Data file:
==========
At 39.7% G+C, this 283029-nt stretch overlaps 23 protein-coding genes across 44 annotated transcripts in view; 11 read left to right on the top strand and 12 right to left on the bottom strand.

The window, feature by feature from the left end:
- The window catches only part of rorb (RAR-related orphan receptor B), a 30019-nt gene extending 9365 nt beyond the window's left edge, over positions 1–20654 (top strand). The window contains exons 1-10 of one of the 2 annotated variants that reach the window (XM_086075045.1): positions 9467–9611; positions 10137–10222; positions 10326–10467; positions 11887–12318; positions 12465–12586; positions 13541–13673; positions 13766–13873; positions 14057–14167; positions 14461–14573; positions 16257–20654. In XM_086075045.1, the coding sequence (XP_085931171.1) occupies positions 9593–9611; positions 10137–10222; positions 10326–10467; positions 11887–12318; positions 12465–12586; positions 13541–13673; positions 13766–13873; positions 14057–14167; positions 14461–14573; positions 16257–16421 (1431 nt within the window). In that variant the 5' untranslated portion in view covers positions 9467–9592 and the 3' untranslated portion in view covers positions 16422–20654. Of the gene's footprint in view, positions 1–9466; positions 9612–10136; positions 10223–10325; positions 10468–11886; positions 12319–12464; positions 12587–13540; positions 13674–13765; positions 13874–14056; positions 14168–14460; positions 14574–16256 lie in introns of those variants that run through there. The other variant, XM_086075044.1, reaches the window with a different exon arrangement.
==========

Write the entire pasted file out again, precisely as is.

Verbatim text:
At 39.7% G+C, this 283029-nt stretch overlaps 23 protein-coding genes across 44 annotated transcripts in view; 11 read left to right on the top strand and 12 right to left on the bottom strand.

The window, feature by feature from the left end:
- The window catches only part of rorb (RAR-related orphan receptor B), a 30019-nt gene extending 9365 nt beyond the window's left edge, over positions 1–20654 (top strand). The window contains exons 1-10 of one of the 2 annotated variants that reach the window (XM_086075045.1): positions 9467–9611; positions 10137–10222; positions 10326–10467; positions 11887–12318; positions 12465–12586; positions 13541–13673; positions 13766–13873; positions 14057–14167; positions 14461–14573; positions 16257–20654. In XM_086075045.1, the coding sequence (XP_085931171.1) occupies positions 9593–9611; positions 10137–10222; positions 10326–10467; positions 11887–12318; positions 12465–12586; positions 13541–13673; positions 13766–13873; positions 14057–14167; positions 14461–14573; positions 16257–16421 (1431 nt within the window). In that variant the 5' untranslated portion in view covers positions 9467–9592 and the 3' untranslated portion in view covers positions 16422–20654. Of the gene's footprint in view, positions 1–9466; positions 9612–10136; positions 10223–10325; positions 10468–11886; positions 12319–12464; positions 12587–13540; positions 13674–13765; positions 13874–14056; positions 14168–14460; positions 14574–16256 lie in introns of those variants that run through there. The other variant, XM_086075044.1, reaches the window with a different exon arrangement.